Now for the second prediction.
There is no way to put this nicely.
Cisco Systems considers itself above the law. (Did you know Cisco
chairman CEO John Chambers (right, from USA Today) was an alumnus of West Virginia University? I didn't, until now.)
Justin Rood of Congressional Quarterly looked into the recent Black Hat incident and shared his story with Dave Farber's Interesting People list.
Apparently Cisco didn't even tell the Department of Homeland Security about the bug in its software that leaves the Internet as we know it vulnerable to hacker attack. This despite the fact that Cisco's notification would have been confidential, and that it is required.
DHS learned of the flaw just like you and I did -- through the presentation of Michael Lynn at the Black Hat conference in Las Vegas. Before his talk, Cisco sued to prevent it, Lynn's employer (ISS) demanded he desist, and Lynn quit his lucrative job at ISS.
In other words, had Lynn not been willing to quit his job, the Department of Homeland Security would still not know about a critical flaw in Cisco equipment impacting the entire Internet, a flaw the vendor was supposed to notify it of.
NOTE: This is part of a continuing online novel. Here is the Table of Contents.
The America Diaspora is a sequel to The Chinese Century.
You cant really run away. But you can try.
Today's politics is cultural.
Even economic and foreign policy issues are, in the end, defined in terms of social issues. This creates identification, and coalitions among people who might not otherwise find common ground -- hedonistic Wall Street investment bankers and small town Kansas preachers, for instance.
I am coming to believe the next political divide will be technological. That is, your politics will be defined by your attitude toward technology.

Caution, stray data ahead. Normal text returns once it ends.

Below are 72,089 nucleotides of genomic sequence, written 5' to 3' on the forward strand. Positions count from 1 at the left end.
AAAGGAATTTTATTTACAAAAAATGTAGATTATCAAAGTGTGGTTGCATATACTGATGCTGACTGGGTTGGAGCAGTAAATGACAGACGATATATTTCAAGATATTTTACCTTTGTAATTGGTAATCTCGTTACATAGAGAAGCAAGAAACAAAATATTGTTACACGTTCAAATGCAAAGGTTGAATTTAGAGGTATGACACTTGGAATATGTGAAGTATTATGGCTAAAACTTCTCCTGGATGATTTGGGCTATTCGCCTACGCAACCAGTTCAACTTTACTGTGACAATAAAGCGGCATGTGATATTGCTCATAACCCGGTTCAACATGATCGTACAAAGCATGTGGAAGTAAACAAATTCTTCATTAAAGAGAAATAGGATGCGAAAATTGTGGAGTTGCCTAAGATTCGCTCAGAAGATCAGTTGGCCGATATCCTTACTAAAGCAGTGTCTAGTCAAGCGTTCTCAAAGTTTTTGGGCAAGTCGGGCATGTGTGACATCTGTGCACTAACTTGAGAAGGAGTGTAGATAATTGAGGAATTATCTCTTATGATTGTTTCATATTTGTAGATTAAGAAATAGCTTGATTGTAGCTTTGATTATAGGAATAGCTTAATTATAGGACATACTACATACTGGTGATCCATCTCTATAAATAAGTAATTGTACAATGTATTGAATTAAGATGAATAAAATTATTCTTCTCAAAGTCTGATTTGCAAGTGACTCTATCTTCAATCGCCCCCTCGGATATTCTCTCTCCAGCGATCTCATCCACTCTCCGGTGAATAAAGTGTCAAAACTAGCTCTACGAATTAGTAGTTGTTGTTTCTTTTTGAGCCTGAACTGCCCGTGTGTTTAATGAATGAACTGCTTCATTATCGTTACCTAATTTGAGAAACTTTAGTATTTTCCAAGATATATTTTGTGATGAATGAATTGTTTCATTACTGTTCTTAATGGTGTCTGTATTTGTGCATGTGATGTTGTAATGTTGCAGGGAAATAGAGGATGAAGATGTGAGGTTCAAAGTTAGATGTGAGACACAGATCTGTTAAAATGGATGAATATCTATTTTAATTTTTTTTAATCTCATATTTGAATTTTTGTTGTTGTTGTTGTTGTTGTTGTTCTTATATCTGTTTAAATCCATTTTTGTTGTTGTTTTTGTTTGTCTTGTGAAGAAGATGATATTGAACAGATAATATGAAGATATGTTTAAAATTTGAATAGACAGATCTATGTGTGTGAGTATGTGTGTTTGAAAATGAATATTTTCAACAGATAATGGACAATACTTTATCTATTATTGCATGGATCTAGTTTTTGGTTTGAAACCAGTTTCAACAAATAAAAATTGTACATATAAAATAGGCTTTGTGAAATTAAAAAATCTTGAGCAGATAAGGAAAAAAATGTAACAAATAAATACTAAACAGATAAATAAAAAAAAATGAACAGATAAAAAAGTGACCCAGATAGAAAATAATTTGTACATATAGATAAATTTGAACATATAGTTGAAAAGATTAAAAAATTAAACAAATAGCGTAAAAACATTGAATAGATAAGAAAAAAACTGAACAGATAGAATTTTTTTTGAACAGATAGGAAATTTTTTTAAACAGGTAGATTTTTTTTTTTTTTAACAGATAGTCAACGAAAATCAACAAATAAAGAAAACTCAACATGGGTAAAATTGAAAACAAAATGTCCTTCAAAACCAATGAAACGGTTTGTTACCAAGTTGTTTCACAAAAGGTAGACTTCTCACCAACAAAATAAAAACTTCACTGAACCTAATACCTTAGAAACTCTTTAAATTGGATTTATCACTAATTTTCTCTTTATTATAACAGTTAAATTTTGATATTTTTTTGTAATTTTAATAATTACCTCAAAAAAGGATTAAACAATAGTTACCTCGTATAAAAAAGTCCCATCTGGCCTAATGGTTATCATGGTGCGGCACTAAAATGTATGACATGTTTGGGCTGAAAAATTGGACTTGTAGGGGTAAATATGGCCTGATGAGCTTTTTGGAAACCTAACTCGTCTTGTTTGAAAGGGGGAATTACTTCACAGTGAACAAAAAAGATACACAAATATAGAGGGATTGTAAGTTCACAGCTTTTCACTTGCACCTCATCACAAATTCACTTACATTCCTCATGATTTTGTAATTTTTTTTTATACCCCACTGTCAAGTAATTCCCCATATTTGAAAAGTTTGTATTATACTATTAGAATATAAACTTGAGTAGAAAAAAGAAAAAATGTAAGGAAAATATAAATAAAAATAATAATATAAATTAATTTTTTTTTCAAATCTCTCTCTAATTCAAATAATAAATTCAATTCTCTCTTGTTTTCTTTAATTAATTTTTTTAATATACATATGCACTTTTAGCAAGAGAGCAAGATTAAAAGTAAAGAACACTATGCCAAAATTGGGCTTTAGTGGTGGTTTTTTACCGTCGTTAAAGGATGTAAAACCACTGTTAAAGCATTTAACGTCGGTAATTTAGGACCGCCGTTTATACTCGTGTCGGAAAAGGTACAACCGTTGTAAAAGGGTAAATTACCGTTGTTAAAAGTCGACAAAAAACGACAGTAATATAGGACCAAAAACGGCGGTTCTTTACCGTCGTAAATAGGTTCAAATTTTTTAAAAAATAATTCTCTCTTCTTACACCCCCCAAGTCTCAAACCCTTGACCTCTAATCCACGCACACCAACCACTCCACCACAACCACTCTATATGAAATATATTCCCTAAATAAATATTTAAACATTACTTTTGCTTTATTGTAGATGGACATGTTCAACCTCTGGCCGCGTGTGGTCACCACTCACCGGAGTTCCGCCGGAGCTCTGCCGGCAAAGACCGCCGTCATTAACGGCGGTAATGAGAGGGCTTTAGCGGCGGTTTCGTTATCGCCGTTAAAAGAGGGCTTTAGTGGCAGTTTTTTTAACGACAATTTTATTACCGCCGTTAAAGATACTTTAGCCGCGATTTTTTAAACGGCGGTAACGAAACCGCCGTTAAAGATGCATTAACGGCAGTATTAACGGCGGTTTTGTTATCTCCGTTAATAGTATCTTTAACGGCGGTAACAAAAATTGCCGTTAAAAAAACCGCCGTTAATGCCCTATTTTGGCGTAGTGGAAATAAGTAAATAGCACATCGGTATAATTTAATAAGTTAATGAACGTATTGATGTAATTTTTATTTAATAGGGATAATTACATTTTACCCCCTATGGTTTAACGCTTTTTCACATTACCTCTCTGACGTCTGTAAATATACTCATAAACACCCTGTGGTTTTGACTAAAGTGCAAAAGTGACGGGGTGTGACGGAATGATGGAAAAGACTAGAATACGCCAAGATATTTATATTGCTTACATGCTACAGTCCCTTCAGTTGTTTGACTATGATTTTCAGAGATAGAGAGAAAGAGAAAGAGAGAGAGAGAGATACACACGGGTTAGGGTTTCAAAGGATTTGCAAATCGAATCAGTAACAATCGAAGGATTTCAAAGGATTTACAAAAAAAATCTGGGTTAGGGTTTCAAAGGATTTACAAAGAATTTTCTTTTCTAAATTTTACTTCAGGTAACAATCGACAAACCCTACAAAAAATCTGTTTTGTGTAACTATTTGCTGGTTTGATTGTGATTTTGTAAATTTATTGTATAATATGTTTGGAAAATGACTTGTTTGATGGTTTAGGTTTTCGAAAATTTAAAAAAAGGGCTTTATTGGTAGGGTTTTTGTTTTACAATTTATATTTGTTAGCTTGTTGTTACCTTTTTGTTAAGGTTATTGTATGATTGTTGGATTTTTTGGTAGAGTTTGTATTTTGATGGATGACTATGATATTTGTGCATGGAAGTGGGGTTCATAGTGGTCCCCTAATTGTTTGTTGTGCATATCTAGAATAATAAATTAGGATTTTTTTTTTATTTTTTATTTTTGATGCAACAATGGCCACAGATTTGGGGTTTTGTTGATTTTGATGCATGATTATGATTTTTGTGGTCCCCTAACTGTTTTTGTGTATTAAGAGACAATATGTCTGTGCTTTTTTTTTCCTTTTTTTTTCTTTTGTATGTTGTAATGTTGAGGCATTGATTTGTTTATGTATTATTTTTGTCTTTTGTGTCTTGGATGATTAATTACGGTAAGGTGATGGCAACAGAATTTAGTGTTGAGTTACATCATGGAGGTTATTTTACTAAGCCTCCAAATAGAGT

On one side you will find open source technophiles. On the other you will find proprietary technophobes.
It's a process that will take time to work itself out, just as millions of Southern Democrats initially resisted the pull of Nixon. Because there are are divisions within each grand coalition we have today, on this subject.
This latter split gets most of the publicity, because more writers are in the cyber-libertarian school than anywhere else.
Initially, the proprietary, security-oriented side of this new political divide has the initiative. It has the government and, if a poll were taken, it probably has a majority on most issues.
But open source advocates have something more powerful on their side, history. You might call it the Moore's Law Dialectic.
News that Armstrong Williams is making a comeback, that he is back on the air (that he hardly ever left), leaves a nagging question in my mind.
What do you got to do to get fired around here?
The question is serious. Unless we have a way of getting rid of those who violate some ethical standard, why should anyone believe any of us? Why have any standards if we can't get rid of violators?
For those who don't know, Williams got caught in January taking bribes from the Bush Administration for touting its education policies. Yet the next month, WWRL in New York put him back on the air, in afternoon drive. Now he's got a book coming out, one which calls liberals like myself racists.
If being a racist means hating crooks who happen to be black, I'm a racist. (It doesn't mean that, so Armstrong, take your black skin outta my face.) Armstrong Williams is a crook, corrupt. He should be on an unemployment line alongside Jayson Blair and hundreds of others -- of every color -- who can't be trusted. Yet he's heard loud and clear while honest men (and women) aren't. Including honest black, male conservatives, many with great speaking voices and stories to tell. Just look around the blogosphere for five minutes if you don't believe me.
Williams tells The Hill that he's "changed," that he doesn't harrangue Democrats anymore.
But that wasn't the point of the scandal. It's like a bank robber telling me he doesn't beat his wife anymore. It's irrelevant.
Armstrong Williams put himself out as a journalist, as an independent voice, when in fact he was in the pay of the government. That was the scandal. That remains a scandal.
But there is no way to fire people who violate even such basic ethical precepts anymore. If nothing else, he could go out and blog -- make big bucks like Andrew Sullivan. Who'd know? Who'd care?